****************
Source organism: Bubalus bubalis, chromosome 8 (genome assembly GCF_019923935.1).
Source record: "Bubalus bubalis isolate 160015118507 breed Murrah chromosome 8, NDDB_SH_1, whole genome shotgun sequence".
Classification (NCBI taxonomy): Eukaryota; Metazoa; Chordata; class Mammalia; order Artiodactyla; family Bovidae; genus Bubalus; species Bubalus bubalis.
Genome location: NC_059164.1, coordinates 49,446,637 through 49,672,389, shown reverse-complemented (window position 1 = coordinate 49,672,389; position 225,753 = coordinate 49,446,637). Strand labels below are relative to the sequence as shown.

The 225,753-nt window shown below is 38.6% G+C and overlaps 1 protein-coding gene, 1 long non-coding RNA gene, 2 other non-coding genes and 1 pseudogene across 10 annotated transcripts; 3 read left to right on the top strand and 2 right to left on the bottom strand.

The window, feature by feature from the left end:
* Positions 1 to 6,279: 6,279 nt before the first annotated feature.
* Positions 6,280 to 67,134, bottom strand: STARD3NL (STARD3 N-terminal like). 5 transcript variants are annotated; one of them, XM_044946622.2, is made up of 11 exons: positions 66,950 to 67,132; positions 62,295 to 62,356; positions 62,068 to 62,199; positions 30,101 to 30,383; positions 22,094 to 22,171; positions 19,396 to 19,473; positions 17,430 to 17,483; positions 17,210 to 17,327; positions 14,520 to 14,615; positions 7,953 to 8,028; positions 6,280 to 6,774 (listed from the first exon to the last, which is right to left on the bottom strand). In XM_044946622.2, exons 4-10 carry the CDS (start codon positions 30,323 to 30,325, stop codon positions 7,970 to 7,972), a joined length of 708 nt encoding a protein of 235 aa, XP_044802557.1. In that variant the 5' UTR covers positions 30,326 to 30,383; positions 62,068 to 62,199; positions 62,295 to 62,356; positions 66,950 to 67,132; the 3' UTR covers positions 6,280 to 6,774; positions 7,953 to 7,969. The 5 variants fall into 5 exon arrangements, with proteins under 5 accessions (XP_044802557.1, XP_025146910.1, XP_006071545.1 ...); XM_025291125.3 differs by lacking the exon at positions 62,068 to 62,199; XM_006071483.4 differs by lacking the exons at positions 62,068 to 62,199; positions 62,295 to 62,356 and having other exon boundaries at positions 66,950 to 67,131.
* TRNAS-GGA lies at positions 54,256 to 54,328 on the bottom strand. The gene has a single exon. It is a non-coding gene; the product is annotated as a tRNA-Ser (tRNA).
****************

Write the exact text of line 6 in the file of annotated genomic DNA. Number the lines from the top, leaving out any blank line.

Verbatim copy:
The window, feature by feature from the left end: